Escaped debris fires burned 5,366 acres in 2014.
Escaped debris fires burned 5,366 acres in 2014.

Nashville – The recent winter storms were hard on Tennessee’s landscape. Heavy ice brought down limbs and trees across the state. Brush pile burning is one of the best ways for landowners to clean up woody debris from the storms.

The Tennessee Department of Agriculture Division of Forestry is reminding citizens that outdoor burning requires a permit through May 15.

“Burning woody debris from the ice storms is an efficient way of getting rid of such material,” State Forester Jere Jeter said. “However, it is very important that citizens be safe when conducting a debris burn. Obtaining a burn permit in advance of outdoor burning is our way of making a landowner aware of when, where, and how it is safe to burn.”

Specialty Crop Block Grant Applications to be Available Online

Thursday, March 26, 2015 | 09:25 am
Producers can apply beginning April 15.
Producers can apply beginning April 15.

NASHVILLE - The Tennessee Department of Agriculture will soon accept applications for the USDA Specialty Crop Block Grant Program. These federal funds are granted to enhance production and competitiveness of specialty crops, including fruits and vegetables, dried fruits, tree nuts, floriculture and other nursery crops. The grants are authorized through the federal Food, Conservation and Energy Act of 2008 and are administered by TDA.

“For experienced producers who want to advance, Specialty Crop Block Grants can take their operations to the next level,” assistant commissioner for Market Development Ed Harlan said. “The projects funded by these grants have the potential to benefit our rural communities and the citizens of Tennessee.”

Dye the Easter Eggs, but Don't Handle the Chicks

Monday, March 23, 2015 | 04:33 pm
Baby chicks carry Salmonella risk.
Baby chicks carry Salmonella risk.

Nashville – Those Easter baskets are often filled with candy and colorful eggs. However, there is one type of gift you should avoid during the holiday—baby chicks and ducklings.

Live poultry commonly carry Salmonella germs. When humans handle the birds, the bacteria can spread. Exposure to Salmonella commonly causes extreme abdominal upset. In severe cases, the illness can be fatal. According to the Centers for Disease Control, approximately 400 people die each year with acute salmonellosis.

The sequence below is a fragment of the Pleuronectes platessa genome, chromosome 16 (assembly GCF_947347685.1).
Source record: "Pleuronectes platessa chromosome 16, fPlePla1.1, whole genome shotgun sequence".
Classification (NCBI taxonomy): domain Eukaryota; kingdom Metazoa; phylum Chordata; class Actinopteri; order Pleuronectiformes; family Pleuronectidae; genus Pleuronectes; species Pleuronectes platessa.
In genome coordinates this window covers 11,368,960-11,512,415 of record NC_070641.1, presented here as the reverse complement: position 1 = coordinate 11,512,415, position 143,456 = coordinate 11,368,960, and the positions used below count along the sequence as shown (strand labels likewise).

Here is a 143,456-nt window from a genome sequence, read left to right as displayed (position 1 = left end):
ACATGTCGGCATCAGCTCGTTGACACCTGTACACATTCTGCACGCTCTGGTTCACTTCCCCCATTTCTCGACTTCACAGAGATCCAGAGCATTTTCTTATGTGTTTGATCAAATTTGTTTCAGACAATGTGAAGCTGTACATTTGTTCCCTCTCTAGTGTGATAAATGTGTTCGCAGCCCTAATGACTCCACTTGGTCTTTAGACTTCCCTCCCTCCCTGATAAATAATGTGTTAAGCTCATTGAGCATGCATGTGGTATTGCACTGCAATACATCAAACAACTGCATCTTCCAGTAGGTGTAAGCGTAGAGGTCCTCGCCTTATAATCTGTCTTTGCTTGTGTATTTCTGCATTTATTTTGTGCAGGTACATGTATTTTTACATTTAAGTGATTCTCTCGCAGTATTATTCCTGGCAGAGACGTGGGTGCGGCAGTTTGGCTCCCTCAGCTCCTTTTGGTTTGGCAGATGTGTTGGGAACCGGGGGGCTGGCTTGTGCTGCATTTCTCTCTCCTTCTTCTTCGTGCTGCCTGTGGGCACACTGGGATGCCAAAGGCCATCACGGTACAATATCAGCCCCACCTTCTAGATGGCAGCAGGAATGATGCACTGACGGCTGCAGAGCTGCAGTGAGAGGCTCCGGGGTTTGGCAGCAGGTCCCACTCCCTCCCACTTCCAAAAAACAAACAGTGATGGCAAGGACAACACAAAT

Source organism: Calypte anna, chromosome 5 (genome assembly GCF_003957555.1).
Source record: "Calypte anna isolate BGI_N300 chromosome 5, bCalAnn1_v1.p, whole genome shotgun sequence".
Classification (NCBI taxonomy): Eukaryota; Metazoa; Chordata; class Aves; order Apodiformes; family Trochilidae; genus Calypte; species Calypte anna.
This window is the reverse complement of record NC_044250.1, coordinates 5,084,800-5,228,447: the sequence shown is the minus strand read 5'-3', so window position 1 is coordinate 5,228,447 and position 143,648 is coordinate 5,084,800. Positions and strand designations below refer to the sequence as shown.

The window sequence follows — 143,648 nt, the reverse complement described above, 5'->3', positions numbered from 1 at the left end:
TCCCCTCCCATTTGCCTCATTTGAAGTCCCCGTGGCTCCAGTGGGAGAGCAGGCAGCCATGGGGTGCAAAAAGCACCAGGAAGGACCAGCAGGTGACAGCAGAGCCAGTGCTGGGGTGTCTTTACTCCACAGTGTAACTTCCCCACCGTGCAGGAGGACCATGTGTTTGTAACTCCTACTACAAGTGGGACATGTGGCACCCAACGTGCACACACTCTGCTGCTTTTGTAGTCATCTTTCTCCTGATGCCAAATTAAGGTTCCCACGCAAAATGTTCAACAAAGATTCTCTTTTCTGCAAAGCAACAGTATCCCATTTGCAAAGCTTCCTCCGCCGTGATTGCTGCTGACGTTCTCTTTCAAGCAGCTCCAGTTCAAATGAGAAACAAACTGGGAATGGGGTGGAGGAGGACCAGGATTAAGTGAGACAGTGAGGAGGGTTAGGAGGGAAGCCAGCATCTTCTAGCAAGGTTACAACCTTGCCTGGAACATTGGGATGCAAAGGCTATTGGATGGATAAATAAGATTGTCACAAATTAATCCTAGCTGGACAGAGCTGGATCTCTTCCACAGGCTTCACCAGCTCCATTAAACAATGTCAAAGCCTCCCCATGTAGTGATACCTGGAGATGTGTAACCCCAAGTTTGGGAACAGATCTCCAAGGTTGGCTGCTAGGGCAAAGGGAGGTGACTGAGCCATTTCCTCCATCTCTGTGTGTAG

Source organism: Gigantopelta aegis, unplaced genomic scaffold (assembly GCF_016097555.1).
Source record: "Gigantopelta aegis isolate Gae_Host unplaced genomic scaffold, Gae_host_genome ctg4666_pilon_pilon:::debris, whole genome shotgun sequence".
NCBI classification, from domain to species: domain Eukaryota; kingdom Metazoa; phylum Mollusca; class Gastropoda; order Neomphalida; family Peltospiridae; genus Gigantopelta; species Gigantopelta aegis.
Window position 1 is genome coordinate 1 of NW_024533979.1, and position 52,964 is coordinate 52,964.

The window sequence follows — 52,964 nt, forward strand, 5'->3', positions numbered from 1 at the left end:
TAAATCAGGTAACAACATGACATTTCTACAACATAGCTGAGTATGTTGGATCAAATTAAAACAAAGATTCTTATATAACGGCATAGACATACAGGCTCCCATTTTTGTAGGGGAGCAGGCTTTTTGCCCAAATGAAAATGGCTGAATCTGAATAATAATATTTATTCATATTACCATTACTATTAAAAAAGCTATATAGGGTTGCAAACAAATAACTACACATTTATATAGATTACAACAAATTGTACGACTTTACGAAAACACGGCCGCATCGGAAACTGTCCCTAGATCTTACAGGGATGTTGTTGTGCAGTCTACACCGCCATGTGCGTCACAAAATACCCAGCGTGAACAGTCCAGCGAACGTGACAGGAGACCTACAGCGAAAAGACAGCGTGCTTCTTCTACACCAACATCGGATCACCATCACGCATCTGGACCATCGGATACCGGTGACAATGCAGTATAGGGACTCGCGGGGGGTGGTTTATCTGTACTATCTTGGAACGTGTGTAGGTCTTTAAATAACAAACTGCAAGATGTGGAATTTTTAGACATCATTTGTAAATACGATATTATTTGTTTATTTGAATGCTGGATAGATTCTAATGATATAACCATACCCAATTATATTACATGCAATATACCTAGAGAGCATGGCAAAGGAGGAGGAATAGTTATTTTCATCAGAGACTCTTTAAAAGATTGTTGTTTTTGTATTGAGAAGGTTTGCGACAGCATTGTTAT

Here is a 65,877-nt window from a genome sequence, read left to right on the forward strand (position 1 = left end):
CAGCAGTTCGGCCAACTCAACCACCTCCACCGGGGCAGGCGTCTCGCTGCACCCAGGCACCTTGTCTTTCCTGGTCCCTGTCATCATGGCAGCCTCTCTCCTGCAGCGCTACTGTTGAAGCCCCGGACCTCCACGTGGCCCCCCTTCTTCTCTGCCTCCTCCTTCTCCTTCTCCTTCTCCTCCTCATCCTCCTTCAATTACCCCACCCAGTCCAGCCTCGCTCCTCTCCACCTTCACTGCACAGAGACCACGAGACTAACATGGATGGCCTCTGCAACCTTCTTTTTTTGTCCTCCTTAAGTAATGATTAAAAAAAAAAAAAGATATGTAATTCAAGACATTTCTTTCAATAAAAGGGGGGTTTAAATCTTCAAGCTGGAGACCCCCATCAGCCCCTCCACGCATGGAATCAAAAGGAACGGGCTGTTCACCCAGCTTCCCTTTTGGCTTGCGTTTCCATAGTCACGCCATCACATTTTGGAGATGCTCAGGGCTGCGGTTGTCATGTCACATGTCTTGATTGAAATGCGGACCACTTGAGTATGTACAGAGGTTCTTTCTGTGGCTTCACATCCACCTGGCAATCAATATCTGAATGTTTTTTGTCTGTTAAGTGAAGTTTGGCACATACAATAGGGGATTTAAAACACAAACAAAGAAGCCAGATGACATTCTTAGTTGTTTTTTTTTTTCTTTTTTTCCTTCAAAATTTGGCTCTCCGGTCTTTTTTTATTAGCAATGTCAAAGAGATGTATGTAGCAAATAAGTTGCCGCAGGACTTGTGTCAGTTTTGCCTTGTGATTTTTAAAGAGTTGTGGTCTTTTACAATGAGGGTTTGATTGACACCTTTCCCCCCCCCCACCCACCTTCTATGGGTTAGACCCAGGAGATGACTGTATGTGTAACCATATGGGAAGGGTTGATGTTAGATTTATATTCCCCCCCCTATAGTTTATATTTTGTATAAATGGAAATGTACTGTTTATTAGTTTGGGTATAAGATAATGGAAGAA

Children, the elderly, and people with other health conditions are most susceptible to a severe reaction.

Tennessee Lawmakers to Celebrate "Ag Day on the Hill"

Friday, March 20, 2015 | 10:31 am

Tennessee lawmakers will celebrate “Ag Day on the Hill” this year beginning with an awards presentation Monday, March 23 at 4:30 p.m. on Charlotte Avenue between the Capitol and War Memorial Plaza.

In January, three Tennessee Farm Bureau members were runners-up in a national competition to recognize top farmers and agriculturalists. Each will be presented with a Case IH tractor.

The festivities continue on Tuesday, March 24 starting at 8 a.m. with displays from agricultural organizations, including outdoor exhibits of live animals and farm equipment at the entrance of Legislative Plaza on 6th Avenue. At 9 a.m., lawmakers will compete in a corn shucking/shelling contest. The Farm and Forest Families of Tennessee organization will present a check to Second Harvest Food Bank of Middle Tennessee in honor of contest participants.

Tennessee Celebrates Agriculture Day

Monday, March 16, 2015 | 03:07 pm
Rep. John Forgety milks a cow during Ag Day on the Hill 2014
Rep. John Forgety milks a cow during Ag Day on the Hill 2014

NASHVILLE—Governor Bill Haslam has proclaimed March 18 as Agriculture Day in Tennessee. This day coincides with National Agriculture Day to celebrate the abundance provided by the farms and producers of America.

“We thank Gov. Haslam for recognizing the influence of agriculture on our state,” Commissioner of Agriculture Julius Johnson said. “As the world population soars, the demand for food, fiber and fuel continues to grow. Tennessee is helping to meet that demand.”

Agriculture contributes to almost everything we eat, use and wear every day. The purpose of Agriculture Day is to unite Tennesseans and to appreciate the role the industry plays in our lives.